The Black Hills was seceded by Red Cloud but he did not have the authority to do so, according to Native law. Three-fourths of the natives did not agree with giving away the Black Hills, which they consider sacred. But the greedy ones got Red Cloud to agree. They deemed him as representative of all native folks and that is how the land grabbers got the land away from the native folk.

The thing is — the native folk were the best stewards of the land. They took care of this land for over 10,000 years. It was beautiful and lush and provided all their needs of housing, clothing, tools, and the most important — spiritual connection to God, the Creator.

Several folks also mentioned the Creator and how God designed it just fine without interference.  It should be left alone. Period.

Public comments are as follows:
Man: Government did not seek public opinion BEFORE introducing legislation. State Parks are acting like it’s a done deal.
He emphatically opposed the land exchange and against bringing in more human and vehicle traffic. Increased traffic along with paved roads will degrade the creek.

Man: Do not want more traffic in the area. State land is not protected like Federal land. State land is subjected to politicians. I don’t trust my politicians.

Man: Keep it as God created it. We don’t need it “improved” or asphalted.

Man: I don’t trust the system.

Man: Government was saying everybody agreed with land exchange. He asked everyone there who was against the land exchange? Nearly everyone there (400+) raised their hand.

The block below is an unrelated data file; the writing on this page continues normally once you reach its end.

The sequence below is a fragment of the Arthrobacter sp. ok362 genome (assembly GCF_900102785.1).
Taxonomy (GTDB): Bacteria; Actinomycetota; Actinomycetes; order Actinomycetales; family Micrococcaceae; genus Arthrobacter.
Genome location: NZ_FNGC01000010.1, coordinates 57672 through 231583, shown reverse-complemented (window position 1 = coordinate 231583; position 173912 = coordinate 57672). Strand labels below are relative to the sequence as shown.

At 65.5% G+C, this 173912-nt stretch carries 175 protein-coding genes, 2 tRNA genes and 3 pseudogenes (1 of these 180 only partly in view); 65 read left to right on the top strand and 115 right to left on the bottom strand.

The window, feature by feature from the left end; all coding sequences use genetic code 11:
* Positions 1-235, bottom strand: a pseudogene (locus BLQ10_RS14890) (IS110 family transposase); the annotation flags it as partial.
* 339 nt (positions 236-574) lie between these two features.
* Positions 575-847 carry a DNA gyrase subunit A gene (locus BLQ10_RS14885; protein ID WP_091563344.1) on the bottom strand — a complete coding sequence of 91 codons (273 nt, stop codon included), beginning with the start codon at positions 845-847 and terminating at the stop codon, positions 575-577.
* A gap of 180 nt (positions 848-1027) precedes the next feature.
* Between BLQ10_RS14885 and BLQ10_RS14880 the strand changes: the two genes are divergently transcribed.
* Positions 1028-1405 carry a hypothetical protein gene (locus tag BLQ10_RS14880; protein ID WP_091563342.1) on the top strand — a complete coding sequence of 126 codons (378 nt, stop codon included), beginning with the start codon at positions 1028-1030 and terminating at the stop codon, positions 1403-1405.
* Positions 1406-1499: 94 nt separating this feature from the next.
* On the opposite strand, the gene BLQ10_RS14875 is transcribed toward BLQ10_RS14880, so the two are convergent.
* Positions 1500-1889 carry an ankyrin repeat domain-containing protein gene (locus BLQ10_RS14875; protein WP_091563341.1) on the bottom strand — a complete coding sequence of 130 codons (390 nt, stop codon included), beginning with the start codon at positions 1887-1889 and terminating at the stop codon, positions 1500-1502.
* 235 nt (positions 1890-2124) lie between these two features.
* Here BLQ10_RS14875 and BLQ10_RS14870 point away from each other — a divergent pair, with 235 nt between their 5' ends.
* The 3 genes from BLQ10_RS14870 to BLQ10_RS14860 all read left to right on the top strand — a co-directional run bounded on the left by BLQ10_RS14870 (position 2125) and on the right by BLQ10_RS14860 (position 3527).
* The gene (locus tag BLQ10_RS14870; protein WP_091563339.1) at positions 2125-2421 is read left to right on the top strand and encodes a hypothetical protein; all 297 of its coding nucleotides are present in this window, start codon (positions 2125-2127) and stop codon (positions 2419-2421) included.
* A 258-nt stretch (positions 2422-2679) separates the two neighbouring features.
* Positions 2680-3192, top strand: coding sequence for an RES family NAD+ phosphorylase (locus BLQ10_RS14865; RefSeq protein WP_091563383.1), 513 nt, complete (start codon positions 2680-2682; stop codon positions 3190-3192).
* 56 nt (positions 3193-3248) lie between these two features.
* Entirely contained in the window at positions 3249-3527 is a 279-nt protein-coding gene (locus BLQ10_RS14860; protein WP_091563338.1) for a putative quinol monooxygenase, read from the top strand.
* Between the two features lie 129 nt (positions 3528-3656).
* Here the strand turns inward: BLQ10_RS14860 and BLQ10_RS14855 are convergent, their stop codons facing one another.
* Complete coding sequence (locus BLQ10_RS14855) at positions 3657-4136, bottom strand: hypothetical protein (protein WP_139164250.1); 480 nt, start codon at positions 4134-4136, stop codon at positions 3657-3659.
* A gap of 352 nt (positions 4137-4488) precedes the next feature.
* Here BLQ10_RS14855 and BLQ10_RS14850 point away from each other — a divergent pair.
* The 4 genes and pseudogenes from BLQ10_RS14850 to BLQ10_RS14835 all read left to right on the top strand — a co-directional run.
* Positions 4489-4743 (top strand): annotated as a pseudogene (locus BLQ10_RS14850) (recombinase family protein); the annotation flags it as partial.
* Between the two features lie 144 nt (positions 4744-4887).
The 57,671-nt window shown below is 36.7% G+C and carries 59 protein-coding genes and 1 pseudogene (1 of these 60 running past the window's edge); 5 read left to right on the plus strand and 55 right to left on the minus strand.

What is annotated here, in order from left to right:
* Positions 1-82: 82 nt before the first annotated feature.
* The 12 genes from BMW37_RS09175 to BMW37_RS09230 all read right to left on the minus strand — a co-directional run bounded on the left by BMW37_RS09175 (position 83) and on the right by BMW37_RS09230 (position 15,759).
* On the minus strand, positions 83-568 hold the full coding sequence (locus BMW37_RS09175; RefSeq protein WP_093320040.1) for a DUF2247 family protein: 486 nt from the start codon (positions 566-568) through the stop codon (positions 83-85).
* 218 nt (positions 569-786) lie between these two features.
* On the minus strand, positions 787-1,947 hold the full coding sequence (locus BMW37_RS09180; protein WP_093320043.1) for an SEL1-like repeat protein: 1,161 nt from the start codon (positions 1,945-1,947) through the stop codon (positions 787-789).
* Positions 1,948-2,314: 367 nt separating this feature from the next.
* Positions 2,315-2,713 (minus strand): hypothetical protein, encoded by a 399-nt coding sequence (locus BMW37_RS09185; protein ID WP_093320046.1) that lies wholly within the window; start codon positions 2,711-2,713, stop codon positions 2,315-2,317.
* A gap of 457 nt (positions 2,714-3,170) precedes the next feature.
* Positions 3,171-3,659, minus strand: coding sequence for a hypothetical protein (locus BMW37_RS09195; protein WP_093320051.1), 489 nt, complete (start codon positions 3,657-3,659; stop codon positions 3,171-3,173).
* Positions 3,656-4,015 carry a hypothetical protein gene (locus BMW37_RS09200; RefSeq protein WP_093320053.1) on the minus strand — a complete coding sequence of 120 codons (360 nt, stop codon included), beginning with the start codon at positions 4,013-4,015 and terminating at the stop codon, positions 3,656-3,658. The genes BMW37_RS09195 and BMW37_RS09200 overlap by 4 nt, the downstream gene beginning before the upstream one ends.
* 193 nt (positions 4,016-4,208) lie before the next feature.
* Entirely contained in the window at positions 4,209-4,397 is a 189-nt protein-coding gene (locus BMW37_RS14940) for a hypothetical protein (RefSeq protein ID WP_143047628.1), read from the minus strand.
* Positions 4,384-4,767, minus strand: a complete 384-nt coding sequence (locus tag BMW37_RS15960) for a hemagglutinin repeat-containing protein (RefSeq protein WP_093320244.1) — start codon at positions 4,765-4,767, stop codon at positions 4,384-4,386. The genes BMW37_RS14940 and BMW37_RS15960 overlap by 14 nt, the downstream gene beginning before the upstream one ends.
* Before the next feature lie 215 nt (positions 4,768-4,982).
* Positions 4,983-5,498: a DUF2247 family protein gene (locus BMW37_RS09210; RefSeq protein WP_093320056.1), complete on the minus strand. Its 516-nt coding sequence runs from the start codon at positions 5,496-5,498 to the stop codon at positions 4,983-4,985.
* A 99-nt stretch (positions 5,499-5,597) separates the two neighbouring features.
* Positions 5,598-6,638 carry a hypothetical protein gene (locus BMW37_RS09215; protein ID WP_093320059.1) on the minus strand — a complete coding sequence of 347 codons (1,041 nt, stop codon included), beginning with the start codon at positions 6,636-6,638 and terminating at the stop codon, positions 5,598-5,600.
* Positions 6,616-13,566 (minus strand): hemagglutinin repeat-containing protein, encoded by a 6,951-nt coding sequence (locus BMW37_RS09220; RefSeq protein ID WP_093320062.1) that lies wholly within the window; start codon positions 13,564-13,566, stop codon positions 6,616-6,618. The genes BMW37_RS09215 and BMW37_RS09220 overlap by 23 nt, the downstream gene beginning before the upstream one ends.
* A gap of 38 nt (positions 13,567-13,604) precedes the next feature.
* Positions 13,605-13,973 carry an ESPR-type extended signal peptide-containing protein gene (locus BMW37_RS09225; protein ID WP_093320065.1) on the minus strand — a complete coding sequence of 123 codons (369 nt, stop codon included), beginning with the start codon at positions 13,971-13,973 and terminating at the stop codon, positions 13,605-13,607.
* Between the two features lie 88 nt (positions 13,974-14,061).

Young man: The land acquisition is for Spearfish Canyon, LLC, which would give them a monopoly. That’s about as un-American as one can get.

Young man: He greeted everyone in the traditional Lakota greeting. Nice. He asked for more than token comments and asked for recognition of brutal history of the land acquisition.

Man: Spearfish Canyon is a land grab. Why didn’t they ask us? Because they don’t care. let’s make them care.

Woman: Make sure everyone knows what is happening. Across this whole state — let everyone know, because when East River goes on vacation, they come here.

Nancy Helding of the local Audubon Society stated that they were against the land acquisition. She stated that the Thune Bill (SB3254) would value the land at agricultural prices, not its true value. (This is another way for the greedy to acquire land without paying fair prices for it. Again, this is what they did to the Native folk. The Native folk did not see the Earth as something they could sell. They did not create it, therefore, they had no right to ask for money for it. They actually thought the English were crazy for wanting to sell land. The concept was as unfathomable as what we feel now for someone wanting to sell water.)

Foreign lady: This is an attempt to privatize. They grab this piece, and then come back and grab more. (BIG applause)

You might recall that was my feeling, too.  I could not shake the feeling that they were going to privatize the National Parks.

Another related feeling that I can’t shake is something I learned at Wind Cave National Park last summer–they once used those caves for fallout shelters against nuclear bombs during the 1950-60s.  Are they going to privatize them so that they can use them as bomb shelters?  Remember, Dick Cheney was linked with a nuclear missile that disappeared from an Air Force flight somewhere between North Dakota and Louisiana.  He popped into my head when I read of the caves being used for bomb shelters.

Here’s the fart book page for the effort against the land grab: